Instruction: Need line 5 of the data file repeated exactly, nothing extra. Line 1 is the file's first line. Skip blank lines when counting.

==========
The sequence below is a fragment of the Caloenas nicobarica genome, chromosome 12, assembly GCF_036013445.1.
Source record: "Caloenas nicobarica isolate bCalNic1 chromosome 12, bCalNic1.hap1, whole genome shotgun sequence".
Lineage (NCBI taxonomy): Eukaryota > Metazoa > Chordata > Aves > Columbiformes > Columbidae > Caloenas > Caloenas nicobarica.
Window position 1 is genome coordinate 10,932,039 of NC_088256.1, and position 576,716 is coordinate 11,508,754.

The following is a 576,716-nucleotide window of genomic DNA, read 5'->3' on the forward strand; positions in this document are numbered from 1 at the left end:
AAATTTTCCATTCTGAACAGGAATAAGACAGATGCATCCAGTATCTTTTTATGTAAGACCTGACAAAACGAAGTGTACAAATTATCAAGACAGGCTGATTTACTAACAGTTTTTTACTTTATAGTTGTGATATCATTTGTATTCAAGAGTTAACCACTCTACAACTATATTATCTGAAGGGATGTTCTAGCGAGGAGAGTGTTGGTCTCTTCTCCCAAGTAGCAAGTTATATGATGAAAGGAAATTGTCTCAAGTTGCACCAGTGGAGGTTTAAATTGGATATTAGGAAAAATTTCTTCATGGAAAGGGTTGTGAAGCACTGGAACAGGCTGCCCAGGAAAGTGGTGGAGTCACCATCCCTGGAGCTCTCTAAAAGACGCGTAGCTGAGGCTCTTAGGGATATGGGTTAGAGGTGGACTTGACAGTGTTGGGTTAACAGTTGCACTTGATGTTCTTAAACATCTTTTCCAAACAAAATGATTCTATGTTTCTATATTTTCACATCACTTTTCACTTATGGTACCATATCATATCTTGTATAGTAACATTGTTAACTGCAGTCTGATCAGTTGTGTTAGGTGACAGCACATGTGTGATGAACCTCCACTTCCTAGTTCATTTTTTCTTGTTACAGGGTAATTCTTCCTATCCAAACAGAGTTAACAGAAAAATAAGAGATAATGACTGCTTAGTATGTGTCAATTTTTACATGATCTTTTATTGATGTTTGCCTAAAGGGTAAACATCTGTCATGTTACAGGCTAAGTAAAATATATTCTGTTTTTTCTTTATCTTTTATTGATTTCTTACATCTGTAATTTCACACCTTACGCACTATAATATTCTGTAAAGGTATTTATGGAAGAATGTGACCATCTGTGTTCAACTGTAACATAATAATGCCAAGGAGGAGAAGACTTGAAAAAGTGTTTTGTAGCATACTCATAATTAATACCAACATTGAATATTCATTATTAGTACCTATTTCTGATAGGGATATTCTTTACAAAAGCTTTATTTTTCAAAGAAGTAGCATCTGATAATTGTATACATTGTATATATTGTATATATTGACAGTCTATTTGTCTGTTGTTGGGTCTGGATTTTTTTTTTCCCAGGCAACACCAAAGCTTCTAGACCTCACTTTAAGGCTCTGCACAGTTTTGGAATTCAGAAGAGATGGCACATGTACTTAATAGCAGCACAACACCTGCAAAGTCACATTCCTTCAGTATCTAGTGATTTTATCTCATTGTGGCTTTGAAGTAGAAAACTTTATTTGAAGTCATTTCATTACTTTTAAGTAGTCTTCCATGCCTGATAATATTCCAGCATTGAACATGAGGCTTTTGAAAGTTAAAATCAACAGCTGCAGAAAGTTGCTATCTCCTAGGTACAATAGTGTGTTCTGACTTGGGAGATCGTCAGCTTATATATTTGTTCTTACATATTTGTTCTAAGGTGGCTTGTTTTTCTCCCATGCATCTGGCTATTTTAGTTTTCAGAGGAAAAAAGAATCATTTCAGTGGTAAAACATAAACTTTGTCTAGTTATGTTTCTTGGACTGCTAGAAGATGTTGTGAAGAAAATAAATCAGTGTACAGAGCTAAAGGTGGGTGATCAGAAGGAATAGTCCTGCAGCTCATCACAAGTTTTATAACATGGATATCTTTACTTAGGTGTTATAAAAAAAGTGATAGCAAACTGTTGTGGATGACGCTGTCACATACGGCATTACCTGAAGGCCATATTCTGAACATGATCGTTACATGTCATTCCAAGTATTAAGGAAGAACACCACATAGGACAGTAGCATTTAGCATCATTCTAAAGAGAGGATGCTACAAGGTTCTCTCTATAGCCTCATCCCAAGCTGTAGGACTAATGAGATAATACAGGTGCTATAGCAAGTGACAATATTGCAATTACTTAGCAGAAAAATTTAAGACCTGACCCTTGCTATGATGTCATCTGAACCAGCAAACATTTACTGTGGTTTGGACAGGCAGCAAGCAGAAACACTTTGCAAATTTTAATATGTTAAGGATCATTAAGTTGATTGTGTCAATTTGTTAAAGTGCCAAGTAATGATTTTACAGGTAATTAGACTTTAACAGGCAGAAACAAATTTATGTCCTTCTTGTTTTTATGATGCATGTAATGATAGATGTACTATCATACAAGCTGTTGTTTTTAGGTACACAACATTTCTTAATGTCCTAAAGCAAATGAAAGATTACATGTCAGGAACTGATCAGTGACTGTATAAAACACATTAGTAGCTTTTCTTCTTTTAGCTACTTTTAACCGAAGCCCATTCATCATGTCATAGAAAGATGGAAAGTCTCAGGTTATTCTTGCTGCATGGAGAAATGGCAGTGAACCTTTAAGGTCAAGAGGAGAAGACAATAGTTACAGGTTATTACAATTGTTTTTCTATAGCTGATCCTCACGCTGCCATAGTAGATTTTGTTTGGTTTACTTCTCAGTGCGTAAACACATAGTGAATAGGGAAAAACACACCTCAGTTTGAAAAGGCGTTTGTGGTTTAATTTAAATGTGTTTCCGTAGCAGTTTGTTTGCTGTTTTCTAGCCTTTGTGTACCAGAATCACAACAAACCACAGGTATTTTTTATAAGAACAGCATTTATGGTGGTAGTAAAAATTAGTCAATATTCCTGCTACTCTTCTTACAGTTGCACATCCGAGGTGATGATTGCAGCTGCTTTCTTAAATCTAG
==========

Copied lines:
The following is a 576,716-nucleotide window of genomic DNA, read 5'->3' on the forward strand; positions in this document are numbered from 1 at the left end: